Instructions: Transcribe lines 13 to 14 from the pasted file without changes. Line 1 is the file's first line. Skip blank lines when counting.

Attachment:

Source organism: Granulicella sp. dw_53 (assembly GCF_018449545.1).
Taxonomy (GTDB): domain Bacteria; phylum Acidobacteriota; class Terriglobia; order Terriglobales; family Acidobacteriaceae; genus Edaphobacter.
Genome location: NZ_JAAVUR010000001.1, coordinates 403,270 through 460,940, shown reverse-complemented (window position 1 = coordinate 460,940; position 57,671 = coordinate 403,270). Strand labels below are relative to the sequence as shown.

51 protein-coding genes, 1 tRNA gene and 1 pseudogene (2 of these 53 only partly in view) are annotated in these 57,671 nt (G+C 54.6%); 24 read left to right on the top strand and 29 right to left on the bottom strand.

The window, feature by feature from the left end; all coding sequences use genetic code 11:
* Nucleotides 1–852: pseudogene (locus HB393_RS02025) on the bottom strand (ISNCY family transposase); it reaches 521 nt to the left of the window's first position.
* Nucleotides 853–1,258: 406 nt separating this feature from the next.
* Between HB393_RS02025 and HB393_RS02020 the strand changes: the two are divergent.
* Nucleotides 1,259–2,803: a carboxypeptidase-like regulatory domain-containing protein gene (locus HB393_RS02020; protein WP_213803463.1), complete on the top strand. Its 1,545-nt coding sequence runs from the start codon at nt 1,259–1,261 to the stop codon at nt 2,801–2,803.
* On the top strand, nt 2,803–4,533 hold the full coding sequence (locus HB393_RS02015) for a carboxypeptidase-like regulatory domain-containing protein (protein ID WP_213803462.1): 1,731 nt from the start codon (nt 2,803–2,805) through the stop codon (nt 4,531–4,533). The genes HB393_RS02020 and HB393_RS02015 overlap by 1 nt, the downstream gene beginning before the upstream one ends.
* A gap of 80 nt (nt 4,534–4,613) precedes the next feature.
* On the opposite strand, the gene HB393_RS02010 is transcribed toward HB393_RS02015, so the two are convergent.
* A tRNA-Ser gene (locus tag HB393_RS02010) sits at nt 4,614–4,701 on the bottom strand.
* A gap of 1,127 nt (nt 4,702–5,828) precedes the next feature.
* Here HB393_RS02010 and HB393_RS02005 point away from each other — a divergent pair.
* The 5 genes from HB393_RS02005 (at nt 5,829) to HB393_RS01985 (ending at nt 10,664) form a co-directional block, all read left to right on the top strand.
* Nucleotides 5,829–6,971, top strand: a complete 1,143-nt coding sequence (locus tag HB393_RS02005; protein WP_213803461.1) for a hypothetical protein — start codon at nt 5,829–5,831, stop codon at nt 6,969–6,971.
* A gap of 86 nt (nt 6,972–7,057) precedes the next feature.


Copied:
* A tRNA-Ser gene (locus tag HB393_RS02010) sits at nt 4,614–4,701 on the bottom strand.
* A gap of 1,127 nt (nt 4,702–5,828) precedes the next feature.